Anita Hill disputes Thomas's story, saying it's a rehash of untruths





ON Oct. 11, 1991, I testified about my experience as an employee of Clarence Thomas’s at the Equal Employment Opportunity Commission.

I stand by my testimony.

Justice Thomas has every right to present himself as he wishes in his new memoir, “My Grandfather’s Son.” He may even be entitled to feel abused by the confirmation process that led to his appointment to the Supreme Court.

But I will not stand by silently and allow him, in his anger, to reinvent me.

In the portion of his book that addresses my role in the Senate hearings into his nomination, Justice Thomas offers a litany of unsubstantiated representations and outright smears that Republican senators made about me when I testified before the Judiciary Committee — that I was a “combative left-winger” who was “touchy” and prone to overreacting to “slights.” A number of independent authors have shown those attacks to be baseless. What’s more, their reports draw on the experiences of others who were familiar with Mr. Thomas’s behavior, and who came forward after the hearings. It’s no longer my word against his.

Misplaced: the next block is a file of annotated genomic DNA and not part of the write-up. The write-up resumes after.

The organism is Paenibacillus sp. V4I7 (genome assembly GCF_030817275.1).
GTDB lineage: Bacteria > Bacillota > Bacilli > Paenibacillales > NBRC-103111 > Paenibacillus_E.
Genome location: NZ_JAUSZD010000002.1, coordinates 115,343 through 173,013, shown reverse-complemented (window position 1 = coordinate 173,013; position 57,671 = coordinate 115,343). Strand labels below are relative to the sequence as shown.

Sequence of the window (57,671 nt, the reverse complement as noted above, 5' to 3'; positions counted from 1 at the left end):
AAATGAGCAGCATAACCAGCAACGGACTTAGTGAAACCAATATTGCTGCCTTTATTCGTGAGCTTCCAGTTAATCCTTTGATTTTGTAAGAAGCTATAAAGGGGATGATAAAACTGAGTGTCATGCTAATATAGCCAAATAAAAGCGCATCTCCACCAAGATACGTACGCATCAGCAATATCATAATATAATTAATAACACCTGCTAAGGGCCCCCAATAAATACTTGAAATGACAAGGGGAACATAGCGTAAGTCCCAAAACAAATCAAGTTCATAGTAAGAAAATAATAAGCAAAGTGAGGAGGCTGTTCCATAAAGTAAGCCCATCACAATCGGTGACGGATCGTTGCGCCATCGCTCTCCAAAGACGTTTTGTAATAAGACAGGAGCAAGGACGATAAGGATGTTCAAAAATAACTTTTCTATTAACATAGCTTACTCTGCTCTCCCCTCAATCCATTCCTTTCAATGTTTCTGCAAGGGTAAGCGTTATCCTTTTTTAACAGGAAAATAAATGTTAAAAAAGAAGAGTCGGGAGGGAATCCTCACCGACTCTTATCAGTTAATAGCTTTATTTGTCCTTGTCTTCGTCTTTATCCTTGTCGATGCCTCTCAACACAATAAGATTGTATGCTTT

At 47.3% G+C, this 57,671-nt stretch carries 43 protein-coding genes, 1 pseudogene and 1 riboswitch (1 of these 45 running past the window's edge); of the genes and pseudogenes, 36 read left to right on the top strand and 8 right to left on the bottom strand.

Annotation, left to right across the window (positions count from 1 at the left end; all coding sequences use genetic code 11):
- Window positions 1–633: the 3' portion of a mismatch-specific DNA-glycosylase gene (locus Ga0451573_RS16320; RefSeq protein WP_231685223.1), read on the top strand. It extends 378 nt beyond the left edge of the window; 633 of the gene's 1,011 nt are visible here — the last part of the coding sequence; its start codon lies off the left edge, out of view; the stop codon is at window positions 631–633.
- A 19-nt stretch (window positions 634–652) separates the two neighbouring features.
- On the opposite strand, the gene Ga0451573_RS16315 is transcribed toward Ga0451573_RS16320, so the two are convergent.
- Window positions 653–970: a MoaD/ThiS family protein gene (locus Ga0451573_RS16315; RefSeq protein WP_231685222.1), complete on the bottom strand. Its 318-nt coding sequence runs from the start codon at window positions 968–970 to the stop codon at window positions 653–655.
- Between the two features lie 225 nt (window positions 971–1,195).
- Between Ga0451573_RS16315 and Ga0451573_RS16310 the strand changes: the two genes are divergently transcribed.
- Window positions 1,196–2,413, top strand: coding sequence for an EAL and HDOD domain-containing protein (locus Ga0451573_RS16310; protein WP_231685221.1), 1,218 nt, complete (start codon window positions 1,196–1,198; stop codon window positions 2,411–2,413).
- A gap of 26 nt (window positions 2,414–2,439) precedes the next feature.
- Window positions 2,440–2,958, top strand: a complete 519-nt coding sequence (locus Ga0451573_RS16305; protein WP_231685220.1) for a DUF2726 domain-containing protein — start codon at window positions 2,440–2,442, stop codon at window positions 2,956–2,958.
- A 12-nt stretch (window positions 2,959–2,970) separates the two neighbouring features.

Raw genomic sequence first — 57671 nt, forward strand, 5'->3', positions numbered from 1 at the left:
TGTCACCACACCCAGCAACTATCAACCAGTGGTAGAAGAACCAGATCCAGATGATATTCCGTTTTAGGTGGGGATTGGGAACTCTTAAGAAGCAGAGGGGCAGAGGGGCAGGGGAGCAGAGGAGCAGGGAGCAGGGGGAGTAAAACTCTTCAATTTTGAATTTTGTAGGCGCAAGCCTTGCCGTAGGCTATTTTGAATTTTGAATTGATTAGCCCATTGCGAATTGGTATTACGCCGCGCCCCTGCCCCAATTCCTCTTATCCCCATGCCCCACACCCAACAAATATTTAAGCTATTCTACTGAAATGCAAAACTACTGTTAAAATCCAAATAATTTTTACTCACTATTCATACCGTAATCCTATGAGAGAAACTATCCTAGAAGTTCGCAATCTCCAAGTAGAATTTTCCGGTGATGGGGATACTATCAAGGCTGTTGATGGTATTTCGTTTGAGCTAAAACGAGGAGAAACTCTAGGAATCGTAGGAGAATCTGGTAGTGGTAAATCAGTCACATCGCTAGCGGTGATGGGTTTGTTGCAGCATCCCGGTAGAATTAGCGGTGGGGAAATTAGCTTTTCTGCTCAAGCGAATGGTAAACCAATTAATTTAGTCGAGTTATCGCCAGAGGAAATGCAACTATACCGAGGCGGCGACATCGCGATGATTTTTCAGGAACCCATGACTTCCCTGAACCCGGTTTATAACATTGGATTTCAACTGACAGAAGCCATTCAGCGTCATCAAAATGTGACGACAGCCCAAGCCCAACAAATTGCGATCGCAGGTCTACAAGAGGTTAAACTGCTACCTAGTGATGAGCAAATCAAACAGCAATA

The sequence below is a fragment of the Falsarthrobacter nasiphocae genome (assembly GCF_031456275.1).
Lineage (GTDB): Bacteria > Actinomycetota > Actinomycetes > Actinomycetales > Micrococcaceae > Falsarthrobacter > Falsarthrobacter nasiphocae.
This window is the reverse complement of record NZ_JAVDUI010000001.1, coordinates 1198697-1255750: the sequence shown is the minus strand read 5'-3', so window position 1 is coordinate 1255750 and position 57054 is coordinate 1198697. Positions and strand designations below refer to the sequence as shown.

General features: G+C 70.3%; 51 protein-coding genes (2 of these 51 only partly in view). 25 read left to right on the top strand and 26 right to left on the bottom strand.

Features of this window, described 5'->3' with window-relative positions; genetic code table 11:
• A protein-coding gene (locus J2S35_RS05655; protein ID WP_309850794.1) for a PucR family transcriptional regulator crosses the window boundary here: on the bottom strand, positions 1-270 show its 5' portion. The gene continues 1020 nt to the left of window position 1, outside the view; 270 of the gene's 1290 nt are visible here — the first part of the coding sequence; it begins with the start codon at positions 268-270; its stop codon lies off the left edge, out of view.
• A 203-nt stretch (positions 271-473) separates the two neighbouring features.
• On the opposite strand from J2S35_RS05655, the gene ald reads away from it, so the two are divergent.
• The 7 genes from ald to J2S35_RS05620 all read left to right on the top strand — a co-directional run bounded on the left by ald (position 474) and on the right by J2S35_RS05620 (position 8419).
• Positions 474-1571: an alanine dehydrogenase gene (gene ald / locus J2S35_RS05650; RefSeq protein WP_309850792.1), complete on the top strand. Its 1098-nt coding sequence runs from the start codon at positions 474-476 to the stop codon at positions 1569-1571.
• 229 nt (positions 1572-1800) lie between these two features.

Justice Thomas’s characterization of me is also hobbled by blatant inconsistencies. He claims, for instance, that I was a mediocre employee who had a job in the federal government only because he had “given it” to me. He ignores the reality: I was fully qualified to work in the government, having graduated from Yale Law School (his alma mater, which he calls one of the finest in the country), and passed the District of Columbia Bar exam, one of the toughest in the nation....

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